A New Chapter in the 9.5 Scandal

Blog Post
Aug. 31, 2009

On Monday, a federal court in Virginia unsealed a whistleblower lawsuit filed by Jon Oberg, the U.S. Department of Education researcher who uncovered the 9.5 student loan scandal, against 10 student loan companies that participated in the scheme. The lawsuit, which Oberg filed in 2007 under the federal False Claims Act, seeks the return to the federal government of $1 billion in excess student loan subsidies these lenders improperly obtained.

The roots of the 9.5 student loan case go back to the 1980s when Congress guaranteed non-profit lenders, which use tax-exempt bonds to finance their loans, a minimum rate of return of 9.5 percent on federal student loans made with these bonds. As interest rates on all other student loans fell in the 1990s, policymakers became concerned that these nonprofit student loan providers were making a killing. So in 1993, Congress rescinded that policy, but grandfathered in loans made from the old bonds, believing that the volume of 9.5 loans would decline as they were paid off and the bonds retired.

Instead, beginning in 2002, a small group of lenders devised a strategy to aggressively grow the volume of loans that they claimed were eligible for the 9.5 guarantee. This was a goldmine for lenders in the existing low interest rate environment (at the time, the borrower interest rate on regular loans hovered around 3.5 percent.) They accomplished this scheme by transferring loans that qualified for the 9.5 subsidy payment to other financing vehicles and recycling the proceeds into new loans that they claimed were then eligible for the subsidy. The lenders repeated this process over and over again.

As a researcher in the Education Department's Institute for Education Sciences, Oberg discovered the scheme in 2003 while reviewing internal agency spreadsheets that showed that the total volume of outstanding 9.5 loans was growing rather than shrinking. He brought his concerns to his superiors at the Department but they brushed them off. His supervisor, Grover Whitehurst, ordered him to stop pursuing the issue, and instead to focus solely on his responsibilities as a research administrator in the final 18 months before his scheduled retirement.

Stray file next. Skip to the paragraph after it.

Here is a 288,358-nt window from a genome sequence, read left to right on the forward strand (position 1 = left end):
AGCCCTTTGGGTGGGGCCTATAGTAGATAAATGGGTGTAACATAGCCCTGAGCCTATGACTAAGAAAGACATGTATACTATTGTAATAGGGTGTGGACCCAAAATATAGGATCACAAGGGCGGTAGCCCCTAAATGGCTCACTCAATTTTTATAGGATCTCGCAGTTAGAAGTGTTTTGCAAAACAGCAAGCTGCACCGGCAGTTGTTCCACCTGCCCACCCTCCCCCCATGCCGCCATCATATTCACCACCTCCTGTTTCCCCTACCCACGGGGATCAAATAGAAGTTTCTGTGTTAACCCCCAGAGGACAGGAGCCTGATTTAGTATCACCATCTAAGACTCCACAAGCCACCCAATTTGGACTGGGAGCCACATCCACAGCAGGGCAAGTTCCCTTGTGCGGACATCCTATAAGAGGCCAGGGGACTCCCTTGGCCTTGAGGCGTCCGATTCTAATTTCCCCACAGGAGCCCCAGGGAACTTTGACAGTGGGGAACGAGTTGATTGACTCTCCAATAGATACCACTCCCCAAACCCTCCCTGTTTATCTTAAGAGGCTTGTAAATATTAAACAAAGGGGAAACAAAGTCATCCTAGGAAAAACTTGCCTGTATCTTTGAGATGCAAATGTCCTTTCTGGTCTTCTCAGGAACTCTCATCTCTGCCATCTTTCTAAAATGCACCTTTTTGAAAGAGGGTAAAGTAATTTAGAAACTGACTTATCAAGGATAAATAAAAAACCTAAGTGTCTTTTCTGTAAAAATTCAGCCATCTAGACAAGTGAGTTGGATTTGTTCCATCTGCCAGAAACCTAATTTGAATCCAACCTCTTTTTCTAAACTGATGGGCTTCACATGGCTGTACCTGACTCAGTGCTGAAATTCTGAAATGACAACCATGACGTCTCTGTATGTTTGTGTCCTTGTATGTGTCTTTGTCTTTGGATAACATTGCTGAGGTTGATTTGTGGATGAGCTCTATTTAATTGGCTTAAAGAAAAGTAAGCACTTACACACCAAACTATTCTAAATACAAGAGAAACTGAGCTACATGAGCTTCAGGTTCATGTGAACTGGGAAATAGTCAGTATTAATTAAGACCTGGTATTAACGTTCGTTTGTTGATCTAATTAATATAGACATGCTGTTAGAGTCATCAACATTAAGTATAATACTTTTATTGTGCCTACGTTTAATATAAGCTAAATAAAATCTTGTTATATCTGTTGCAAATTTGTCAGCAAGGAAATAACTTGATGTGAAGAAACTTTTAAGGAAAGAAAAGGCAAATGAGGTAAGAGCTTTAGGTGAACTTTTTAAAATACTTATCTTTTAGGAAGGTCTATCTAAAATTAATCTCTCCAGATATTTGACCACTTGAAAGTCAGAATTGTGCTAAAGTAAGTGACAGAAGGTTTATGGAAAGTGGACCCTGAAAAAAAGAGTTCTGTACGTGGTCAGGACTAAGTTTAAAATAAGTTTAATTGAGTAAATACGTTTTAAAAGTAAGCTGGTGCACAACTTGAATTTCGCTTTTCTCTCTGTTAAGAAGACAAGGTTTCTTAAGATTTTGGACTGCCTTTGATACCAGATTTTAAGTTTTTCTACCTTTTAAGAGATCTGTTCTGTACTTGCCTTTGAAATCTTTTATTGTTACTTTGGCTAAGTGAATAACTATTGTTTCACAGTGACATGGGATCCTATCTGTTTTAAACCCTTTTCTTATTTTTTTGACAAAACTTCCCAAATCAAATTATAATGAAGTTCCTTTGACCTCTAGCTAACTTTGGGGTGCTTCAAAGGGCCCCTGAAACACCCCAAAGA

But Oberg had also reported his findings to the Department's Inspector General, which launched its own investigation into the 9.5 scandal. His work paid off in September 2006 when the Inspector General declared the lenders' loan and bond manipulations to be illegal. In January 2007, Education Secretary Margaret Spelling concurred with the Inspector General's opinion and barred the student loan company Nelnet and other lenders that refused to submit to independent audits from receiving any further 9.5 payments. But she did not require the lenders to return the overpayments they had already received.

Unhappy with this resolution, Oberg (who first revealed himself to be the whistleblower on the 9.5 scandal at an event hosted by the Education Policy program here at the New America Foundation in 2006) decided to file his own false claims lawsuit on behalf of the government, his lawyers stated. The lawsuit has been under government seal for the last two years, as the U.S. Justice Department weighed whether or not to join it. The federal district court lifted the seal last week after DOJ decided against joining the lawsuit. By law, Oberg has to right to continue to pursue recovery on behalf of the United States, with the Justice Department retaining the right to intervene at a later time.

Among the main targets in the case is Nelnet, which was created in 1998 when Nebraska's nonprofit student loan agency converted to for-profit status. The most active participant in the scheme, Nelnet increased the amount of loans for which it sought the 9.5 percent rate from $393 million in 2001 to more than $3.3 billion in 2004. The lawsuit estimates that Nelnet made approximately $407 million in unlawful 9.5 claims.

Other student loan companies named in the suit are the following:

Here is a link to the news release that his lawyers distributed yesterday. To read some of our recent coverage of the 9.5 scandal, read here, here, here, and here.

Tomorrow we will provide further analysis of this important lawsuit. Stay tuned.